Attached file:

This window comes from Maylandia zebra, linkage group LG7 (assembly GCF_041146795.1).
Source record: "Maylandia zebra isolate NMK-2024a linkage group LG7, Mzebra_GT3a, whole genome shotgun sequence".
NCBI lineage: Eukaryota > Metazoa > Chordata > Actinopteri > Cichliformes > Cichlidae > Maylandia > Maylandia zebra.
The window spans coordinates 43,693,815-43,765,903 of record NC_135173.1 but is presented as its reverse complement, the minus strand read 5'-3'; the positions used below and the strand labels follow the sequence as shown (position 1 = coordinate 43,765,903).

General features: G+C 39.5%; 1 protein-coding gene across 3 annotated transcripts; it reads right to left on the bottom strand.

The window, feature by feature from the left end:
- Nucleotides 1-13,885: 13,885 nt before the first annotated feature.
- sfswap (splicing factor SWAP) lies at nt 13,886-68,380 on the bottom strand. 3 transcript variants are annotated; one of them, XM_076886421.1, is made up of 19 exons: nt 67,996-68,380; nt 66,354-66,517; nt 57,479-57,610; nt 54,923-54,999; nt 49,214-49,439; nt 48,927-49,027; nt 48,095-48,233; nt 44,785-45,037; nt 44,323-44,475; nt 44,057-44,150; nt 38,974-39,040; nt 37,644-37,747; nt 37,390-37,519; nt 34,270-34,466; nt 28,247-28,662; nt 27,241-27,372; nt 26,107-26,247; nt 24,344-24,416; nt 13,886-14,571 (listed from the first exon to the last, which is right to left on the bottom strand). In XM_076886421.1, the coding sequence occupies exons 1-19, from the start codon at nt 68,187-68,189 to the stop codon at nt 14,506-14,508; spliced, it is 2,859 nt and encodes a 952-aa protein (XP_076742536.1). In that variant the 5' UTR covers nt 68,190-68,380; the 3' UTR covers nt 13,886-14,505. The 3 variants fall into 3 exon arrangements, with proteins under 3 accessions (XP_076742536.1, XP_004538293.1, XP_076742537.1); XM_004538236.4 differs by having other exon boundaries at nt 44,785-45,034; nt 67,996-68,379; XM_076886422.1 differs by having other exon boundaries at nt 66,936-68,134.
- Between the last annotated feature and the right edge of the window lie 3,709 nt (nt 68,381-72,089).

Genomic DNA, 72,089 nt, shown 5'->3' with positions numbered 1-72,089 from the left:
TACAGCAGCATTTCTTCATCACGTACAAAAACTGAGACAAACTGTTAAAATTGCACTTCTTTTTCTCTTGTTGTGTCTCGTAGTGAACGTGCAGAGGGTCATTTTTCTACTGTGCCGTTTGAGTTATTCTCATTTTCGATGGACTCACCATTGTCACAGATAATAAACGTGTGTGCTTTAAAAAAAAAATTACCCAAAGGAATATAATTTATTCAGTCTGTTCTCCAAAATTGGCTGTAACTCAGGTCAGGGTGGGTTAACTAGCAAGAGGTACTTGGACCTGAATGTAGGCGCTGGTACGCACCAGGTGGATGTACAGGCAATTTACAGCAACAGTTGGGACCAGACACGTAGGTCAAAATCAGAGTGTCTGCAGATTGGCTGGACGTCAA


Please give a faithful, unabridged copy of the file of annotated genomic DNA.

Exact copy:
This window comes from Maylandia zebra, linkage group LG7 (assembly GCF_041146795.1).
Source record: "Maylandia zebra isolate NMK-2024a linkage group LG7, Mzebra_GT3a, whole genome shotgun sequence".
NCBI lineage: Eukaryota > Metazoa > Chordata > Actinopteri > Cichliformes > Cichlidae > Maylandia > Maylandia zebra.
The window spans coordinates 43,693,815-43,765,903 of record NC_135173.1 but is presented as its reverse complement, the minus strand read 5'-3'; the positions used below and the strand labels follow the sequence as shown (position 1 = coordinate 43,765,903).

General features: G+C 39.5%; 1 protein-coding gene across 3 annotated transcripts; it reads right to left on the bottom strand.

The window, feature by feature from the left end:
- Nucleotides 1-13,885: 13,885 nt before the first annotated feature.
- sfswap (splicing factor SWAP) lies at nt 13,886-68,380 on the bottom strand. 3 transcript variants are annotated; one of them, XM_076886421.1, is made up of 19 exons: nt 67,996-68,380; nt 66,354-66,517; nt 57,479-57,610; nt 54,923-54,999; nt 49,214-49,439; nt 48,927-49,027; nt 48,095-48,233; nt 44,785-45,037; nt 44,323-44,475; nt 44,057-44,150; nt 38,974-39,040; nt 37,644-37,747; nt 37,390-37,519; nt 34,270-34,466; nt 28,247-28,662; nt 27,241-27,372; nt 26,107-26,247; nt 24,344-24,416; nt 13,886-14,571 (listed from the first exon to the last, which is right to left on the bottom strand). In XM_076886421.1, the coding sequence occupies exons 1-19, from the start codon at nt 68,187-68,189 to the stop codon at nt 14,506-14,508; spliced, it is 2,859 nt and encodes a 952-aa protein (XP_076742536.1). In that variant the 5' UTR covers nt 68,190-68,380; the 3' UTR covers nt 13,886-14,505. The 3 variants fall into 3 exon arrangements, with proteins under 3 accessions (XP_076742536.1, XP_004538293.1, XP_076742537.1); XM_004538236.4 differs by having other exon boundaries at nt 44,785-45,034; nt 67,996-68,379; XM_076886422.1 differs by having other exon boundaries at nt 66,936-68,134.
- Between the last annotated feature and the right edge of the window lie 3,709 nt (nt 68,381-72,089).

Genomic DNA, 72,089 nt, shown 5'->3' with positions numbered 1-72,089 from the left:
TACAGCAGCATTTCTTCATCACGTACAAAAACTGAGACAAACTGTTAAAATTGCACTTCTTTTTCTCTTGTTGTGTCTCGTAGTGAACGTGCAGAGGGTCATTTTTCTACTGTGCCGTTTGAGTTATTCTCATTTTCGATGGACTCACCATTGTCACAGATAATAAACGTGTGTGCTTTAAAAAAAAAATTACCCAAAGGAATATAATTTATTCAGTCTGTTCTCCAAAATTGGCTGTAACTCAGGTCAGGGTGGGTTAACTAGCAAGAGGTACTTGGACCTGAATGTAGGCGCTGGTACGCACCAGGTGGATGTACAGGCAATTTACAGCAACAGTTGGGACCAGACACGTAGGTCAAAATCAGAGTGTCTGCAGATTGGCTGGACGTCAA